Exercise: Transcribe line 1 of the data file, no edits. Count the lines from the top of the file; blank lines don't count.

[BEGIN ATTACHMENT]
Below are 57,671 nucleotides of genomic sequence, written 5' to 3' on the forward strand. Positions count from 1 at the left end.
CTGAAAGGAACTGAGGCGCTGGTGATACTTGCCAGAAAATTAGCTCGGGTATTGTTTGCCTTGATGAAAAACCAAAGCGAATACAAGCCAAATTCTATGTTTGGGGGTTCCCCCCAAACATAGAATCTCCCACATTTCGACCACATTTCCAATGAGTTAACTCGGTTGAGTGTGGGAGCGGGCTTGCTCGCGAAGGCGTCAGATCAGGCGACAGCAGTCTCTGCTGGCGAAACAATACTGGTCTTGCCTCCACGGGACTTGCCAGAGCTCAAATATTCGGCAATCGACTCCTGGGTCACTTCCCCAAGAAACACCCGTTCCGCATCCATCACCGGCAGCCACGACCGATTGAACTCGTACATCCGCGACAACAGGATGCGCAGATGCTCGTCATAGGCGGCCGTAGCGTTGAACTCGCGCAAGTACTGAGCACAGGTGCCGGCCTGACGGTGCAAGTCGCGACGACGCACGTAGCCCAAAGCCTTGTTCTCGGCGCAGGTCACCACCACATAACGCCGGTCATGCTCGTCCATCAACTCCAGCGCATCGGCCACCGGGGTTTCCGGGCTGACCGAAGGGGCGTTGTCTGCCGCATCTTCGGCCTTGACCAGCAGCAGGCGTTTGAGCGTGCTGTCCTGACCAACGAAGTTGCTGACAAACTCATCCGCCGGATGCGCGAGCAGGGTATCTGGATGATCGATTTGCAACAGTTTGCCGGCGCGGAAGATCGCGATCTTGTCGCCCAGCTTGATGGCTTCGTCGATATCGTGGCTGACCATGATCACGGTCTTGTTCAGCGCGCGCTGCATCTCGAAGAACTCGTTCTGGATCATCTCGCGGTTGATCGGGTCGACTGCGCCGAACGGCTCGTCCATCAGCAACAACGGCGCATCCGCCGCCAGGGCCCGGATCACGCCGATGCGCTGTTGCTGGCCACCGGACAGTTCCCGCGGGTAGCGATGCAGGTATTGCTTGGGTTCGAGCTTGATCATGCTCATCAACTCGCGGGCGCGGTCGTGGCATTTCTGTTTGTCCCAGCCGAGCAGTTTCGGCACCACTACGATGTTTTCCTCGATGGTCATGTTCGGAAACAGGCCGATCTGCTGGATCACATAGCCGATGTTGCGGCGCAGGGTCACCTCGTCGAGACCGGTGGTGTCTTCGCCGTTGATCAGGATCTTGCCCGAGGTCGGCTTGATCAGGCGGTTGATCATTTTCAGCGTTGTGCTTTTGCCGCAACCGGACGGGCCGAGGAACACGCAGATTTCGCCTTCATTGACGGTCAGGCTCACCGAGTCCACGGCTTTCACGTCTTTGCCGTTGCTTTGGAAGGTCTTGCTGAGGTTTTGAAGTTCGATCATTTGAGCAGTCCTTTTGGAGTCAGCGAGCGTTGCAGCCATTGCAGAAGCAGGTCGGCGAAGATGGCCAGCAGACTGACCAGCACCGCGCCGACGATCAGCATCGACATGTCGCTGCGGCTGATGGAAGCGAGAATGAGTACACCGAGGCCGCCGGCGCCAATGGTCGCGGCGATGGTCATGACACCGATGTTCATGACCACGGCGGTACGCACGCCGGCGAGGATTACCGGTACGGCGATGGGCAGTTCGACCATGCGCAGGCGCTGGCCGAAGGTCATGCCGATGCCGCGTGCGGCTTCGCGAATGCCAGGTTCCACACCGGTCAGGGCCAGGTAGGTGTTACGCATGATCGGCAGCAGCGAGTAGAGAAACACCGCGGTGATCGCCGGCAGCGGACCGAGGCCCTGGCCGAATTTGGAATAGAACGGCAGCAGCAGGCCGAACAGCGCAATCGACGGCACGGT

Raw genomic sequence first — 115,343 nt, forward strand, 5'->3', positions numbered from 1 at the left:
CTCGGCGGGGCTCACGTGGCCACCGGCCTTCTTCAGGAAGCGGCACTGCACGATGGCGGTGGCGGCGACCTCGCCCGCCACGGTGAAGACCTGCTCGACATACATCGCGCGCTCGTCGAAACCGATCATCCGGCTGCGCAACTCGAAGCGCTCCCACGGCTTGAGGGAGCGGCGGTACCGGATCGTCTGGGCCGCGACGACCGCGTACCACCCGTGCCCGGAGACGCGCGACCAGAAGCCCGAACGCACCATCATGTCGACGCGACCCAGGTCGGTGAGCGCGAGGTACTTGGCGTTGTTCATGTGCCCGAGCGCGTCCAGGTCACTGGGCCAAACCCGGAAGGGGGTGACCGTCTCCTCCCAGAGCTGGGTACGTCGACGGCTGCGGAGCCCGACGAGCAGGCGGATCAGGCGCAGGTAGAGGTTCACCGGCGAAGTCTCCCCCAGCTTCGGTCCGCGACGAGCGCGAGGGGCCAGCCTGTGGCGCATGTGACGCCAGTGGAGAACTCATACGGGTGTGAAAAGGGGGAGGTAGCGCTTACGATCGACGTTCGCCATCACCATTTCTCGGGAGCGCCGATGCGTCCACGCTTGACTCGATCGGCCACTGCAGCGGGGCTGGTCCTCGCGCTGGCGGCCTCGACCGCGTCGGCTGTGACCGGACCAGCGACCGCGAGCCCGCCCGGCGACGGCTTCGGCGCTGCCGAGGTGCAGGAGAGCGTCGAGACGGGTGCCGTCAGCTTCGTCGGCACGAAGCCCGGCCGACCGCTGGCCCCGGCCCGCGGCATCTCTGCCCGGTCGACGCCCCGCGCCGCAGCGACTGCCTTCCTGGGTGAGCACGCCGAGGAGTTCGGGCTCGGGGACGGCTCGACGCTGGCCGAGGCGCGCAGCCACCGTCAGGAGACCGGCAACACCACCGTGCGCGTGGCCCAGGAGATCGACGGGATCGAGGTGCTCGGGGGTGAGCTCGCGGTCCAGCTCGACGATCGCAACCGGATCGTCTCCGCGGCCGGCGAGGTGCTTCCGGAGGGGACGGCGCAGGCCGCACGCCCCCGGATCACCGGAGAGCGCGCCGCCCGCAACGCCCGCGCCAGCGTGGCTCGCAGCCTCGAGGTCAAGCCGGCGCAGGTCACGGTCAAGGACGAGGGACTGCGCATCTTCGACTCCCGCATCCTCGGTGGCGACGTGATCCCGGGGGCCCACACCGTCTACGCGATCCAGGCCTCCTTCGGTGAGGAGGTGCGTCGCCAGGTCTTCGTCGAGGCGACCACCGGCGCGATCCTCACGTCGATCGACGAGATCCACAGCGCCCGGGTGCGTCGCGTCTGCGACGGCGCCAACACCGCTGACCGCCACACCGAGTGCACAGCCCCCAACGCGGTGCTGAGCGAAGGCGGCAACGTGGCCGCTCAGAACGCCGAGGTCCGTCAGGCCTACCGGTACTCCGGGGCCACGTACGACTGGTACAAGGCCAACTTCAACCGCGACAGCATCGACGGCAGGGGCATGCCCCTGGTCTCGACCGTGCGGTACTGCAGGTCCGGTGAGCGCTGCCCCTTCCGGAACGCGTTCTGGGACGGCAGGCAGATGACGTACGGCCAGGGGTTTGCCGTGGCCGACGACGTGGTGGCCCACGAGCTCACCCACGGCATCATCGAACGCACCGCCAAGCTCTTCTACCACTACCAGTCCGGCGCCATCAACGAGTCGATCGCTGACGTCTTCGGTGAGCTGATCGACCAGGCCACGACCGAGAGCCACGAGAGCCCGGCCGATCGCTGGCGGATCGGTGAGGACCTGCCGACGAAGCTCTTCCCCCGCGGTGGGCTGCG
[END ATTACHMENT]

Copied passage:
Below are 57,671 nucleotides of genomic sequence, written 5' to 3' on the forward strand. Positions count from 1 at the left end.